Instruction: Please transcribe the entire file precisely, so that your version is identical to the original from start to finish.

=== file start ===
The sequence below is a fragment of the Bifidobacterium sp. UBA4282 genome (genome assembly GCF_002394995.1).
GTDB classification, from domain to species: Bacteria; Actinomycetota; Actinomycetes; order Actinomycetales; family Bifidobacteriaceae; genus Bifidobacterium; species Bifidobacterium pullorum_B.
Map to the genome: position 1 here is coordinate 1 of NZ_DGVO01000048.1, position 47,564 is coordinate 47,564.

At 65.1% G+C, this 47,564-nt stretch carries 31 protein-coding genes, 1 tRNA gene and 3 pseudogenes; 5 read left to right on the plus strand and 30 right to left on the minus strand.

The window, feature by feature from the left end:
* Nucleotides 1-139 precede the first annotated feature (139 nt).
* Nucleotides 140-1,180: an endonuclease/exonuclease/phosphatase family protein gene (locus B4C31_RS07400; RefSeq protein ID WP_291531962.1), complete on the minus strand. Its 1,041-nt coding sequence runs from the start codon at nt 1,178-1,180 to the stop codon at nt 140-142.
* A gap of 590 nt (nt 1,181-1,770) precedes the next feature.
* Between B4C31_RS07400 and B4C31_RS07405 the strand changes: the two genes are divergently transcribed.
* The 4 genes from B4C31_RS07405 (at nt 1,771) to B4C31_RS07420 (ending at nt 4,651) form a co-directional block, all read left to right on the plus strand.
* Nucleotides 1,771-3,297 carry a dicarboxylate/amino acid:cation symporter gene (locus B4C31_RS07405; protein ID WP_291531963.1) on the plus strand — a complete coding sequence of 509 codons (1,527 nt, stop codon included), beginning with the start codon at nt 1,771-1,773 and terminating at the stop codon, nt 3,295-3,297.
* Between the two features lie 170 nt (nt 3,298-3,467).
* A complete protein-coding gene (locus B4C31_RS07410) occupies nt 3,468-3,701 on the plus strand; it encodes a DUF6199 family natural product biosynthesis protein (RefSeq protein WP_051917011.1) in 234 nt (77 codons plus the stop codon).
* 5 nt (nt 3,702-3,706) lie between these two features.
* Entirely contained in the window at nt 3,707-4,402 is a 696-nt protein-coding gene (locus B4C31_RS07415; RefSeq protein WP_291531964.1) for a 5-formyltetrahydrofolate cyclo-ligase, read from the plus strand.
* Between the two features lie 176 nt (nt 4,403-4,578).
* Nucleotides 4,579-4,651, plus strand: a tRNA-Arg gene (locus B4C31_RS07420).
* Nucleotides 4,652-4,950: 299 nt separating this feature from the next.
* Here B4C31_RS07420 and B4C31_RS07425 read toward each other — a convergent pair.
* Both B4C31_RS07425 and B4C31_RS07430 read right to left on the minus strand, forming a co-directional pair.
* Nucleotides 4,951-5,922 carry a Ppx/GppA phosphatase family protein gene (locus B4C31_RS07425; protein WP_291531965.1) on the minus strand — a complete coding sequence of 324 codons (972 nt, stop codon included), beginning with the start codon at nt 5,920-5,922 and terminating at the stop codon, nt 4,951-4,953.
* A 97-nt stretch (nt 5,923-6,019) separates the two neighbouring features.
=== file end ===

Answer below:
The sequence below is a fragment of the Bifidobacterium sp. UBA4282 genome (genome assembly GCF_002394995.1).
GTDB classification, from domain to species: Bacteria; Actinomycetota; Actinomycetes; order Actinomycetales; family Bifidobacteriaceae; genus Bifidobacterium; species Bifidobacterium pullorum_B.
Map to the genome: position 1 here is coordinate 1 of NZ_DGVO01000048.1, position 47,564 is coordinate 47,564.

At 65.1% G+C, this 47,564-nt stretch carries 31 protein-coding genes, 1 tRNA gene and 3 pseudogenes; 5 read left to right on the plus strand and 30 right to left on the minus strand.

The window, feature by feature from the left end:
* Nucleotides 1-139 precede the first annotated feature (139 nt).
* Nucleotides 140-1,180: an endonuclease/exonuclease/phosphatase family protein gene (locus B4C31_RS07400; RefSeq protein ID WP_291531962.1), complete on the minus strand. Its 1,041-nt coding sequence runs from the start codon at nt 1,178-1,180 to the stop codon at nt 140-142.
* A gap of 590 nt (nt 1,181-1,770) precedes the next feature.
* Between B4C31_RS07400 and B4C31_RS07405 the strand changes: the two genes are divergently transcribed.
* The 4 genes from B4C31_RS07405 (at nt 1,771) to B4C31_RS07420 (ending at nt 4,651) form a co-directional block, all read left to right on the plus strand.
* Nucleotides 1,771-3,297 carry a dicarboxylate/amino acid:cation symporter gene (locus B4C31_RS07405; protein ID WP_291531963.1) on the plus strand — a complete coding sequence of 509 codons (1,527 nt, stop codon included), beginning with the start codon at nt 1,771-1,773 and terminating at the stop codon, nt 3,295-3,297.
* Between the two features lie 170 nt (nt 3,298-3,467).
* A complete protein-coding gene (locus B4C31_RS07410) occupies nt 3,468-3,701 on the plus strand; it encodes a DUF6199 family natural product biosynthesis protein (RefSeq protein WP_051917011.1) in 234 nt (77 codons plus the stop codon).
* 5 nt (nt 3,702-3,706) lie between these two features.
* Entirely contained in the window at nt 3,707-4,402 is a 696-nt protein-coding gene (locus B4C31_RS07415; RefSeq protein WP_291531964.1) for a 5-formyltetrahydrofolate cyclo-ligase, read from the plus strand.
* Between the two features lie 176 nt (nt 4,403-4,578).
* Nucleotides 4,579-4,651, plus strand: a tRNA-Arg gene (locus B4C31_RS07420).
* Nucleotides 4,652-4,950: 299 nt separating this feature from the next.
* Here B4C31_RS07420 and B4C31_RS07425 read toward each other — a convergent pair.
* Both B4C31_RS07425 and B4C31_RS07430 read right to left on the minus strand, forming a co-directional pair.
* Nucleotides 4,951-5,922 carry a Ppx/GppA phosphatase family protein gene (locus B4C31_RS07425; protein WP_291531965.1) on the minus strand — a complete coding sequence of 324 codons (972 nt, stop codon included), beginning with the start codon at nt 5,920-5,922 and terminating at the stop codon, nt 4,951-4,953.
* A 97-nt stretch (nt 5,923-6,019) separates the two neighbouring features.